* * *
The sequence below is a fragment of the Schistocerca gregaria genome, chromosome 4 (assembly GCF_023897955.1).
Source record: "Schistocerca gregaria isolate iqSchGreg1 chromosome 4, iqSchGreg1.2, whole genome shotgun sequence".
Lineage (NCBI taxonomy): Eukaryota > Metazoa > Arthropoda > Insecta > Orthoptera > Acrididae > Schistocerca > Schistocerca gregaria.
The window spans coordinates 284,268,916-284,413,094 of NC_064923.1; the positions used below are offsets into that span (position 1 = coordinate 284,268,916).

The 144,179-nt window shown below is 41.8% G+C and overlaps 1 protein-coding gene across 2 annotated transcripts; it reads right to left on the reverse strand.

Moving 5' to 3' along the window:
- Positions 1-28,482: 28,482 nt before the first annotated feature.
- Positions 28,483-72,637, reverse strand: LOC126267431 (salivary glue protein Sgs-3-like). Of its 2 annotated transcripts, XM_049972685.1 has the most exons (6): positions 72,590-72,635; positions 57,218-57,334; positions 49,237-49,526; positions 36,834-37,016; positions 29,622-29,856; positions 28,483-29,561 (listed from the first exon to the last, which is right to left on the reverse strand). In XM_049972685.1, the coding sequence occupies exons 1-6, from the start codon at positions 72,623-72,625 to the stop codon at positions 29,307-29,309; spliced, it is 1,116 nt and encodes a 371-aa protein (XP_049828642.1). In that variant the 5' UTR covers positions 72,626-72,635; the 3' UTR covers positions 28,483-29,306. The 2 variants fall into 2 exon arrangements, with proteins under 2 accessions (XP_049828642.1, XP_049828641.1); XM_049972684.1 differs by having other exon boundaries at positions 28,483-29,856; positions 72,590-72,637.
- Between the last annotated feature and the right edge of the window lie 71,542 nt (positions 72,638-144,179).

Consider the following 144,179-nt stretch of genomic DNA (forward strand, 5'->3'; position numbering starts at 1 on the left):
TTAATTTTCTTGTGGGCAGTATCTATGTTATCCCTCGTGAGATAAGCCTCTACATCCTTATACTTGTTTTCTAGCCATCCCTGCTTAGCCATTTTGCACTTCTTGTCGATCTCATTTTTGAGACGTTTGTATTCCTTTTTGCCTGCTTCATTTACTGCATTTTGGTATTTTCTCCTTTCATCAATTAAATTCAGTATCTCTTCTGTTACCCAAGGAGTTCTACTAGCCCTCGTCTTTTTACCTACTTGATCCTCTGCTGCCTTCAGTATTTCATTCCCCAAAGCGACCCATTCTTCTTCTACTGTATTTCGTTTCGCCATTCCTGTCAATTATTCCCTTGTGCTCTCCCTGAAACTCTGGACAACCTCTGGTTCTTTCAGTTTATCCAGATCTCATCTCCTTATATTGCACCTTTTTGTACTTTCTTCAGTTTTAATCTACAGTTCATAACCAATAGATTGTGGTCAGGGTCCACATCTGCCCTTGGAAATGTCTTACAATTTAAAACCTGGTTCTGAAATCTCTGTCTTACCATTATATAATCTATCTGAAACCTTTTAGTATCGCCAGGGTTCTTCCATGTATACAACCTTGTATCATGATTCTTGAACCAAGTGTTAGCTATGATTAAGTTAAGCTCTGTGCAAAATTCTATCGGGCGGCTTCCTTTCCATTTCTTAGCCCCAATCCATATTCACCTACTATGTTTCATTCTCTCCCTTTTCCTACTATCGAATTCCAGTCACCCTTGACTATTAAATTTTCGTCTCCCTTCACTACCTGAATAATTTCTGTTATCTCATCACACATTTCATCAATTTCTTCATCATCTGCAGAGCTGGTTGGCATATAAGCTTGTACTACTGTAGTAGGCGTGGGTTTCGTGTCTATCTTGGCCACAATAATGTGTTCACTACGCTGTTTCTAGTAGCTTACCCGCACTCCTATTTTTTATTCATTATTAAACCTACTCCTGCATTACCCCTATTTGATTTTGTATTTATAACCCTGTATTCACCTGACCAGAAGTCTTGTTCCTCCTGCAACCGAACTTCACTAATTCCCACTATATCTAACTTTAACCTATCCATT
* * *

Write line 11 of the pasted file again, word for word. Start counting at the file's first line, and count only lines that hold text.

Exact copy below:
TTAATTTTCTTGTGGGCAGTATCTATGTTATCCCTCGTGAGATAAGCCTCTACATCCTTATACTTGTTTTCTAGCCATCCCTGCTTAGCCATTTTGCACTTCTTGTCGATCTCATTTTTGAGACGTTTGTATTCCTTTTTGCCTGCTTCATTTACTGCATTTTGGTATTTTCTCCTTTCATCAATTAAATTCAGTATCTCTTCTGTTACCCAAGGAGTTCTACTAGCCCTCGTCTTTTTACCTACTTGATCCTCTGCTGCCTTCAGTATTTCATTCCCCAAAGCGACCCATTCTTCTTCTACTGTATTTCGTTTCGCCATTCCTGTCAATTATTCCCTTGTGCTCTCCCTGAAACTCTGGACAACCTCTGGTTCTTTCAGTTTATCCAGATCTCATCTCCTTATATTGCACCTTTTTGTACTTTCTTCAGTTTTAATCTACAGTTCATAACCAATAGATTGTGGTCAGGGTCCACATCTGCCCTTGGAAATGTCTTACAATTTAAAACCTGGTTCTGAAATCTCTGTCTTACCATTATATAATCTATCTGAAACCTTTTAGTATCGCCAGGGTTCTTCCATGTATACAACCTTGTATCATGATTCTTGAACCAAGTGTTAGCTATGATTAAGTTAAGCTCTGTGCAAAATTCTATCGGGCGGCTTCCTTTCCATTTCTTAGCCCCAATCCATATTCACCTACTATGTTTCATTCTCTCCCTTTTCCTACTATCGAATTCCAGTCACCCTTGACTATTAAATTTTCGTCTCCCTTCACTACCTGAATAATTTCTGTTATCTCATCACACATTTCATCAATTTCTTCATCATCTGCAGAGCTGGTTGGCATATAAGCTTGTACTACTGTAGTAGGCGTGGGTTTCGTGTCTATCTTGGCCACAATAATGTGTTCACTACGCTGTTTCTAGTAGCTTACCCGCACTCCTATTTTTTATTCATTATTAAACCTACTCCTGCATTACCCCTATTTGATTTTGTATTTATAACCCTGTATTCACCTGACCAGAAGTCTTGTTCCTCCTGCAACCGAACTTCACTAATTCCCACTATATCTAACTTTAACCTATCCATT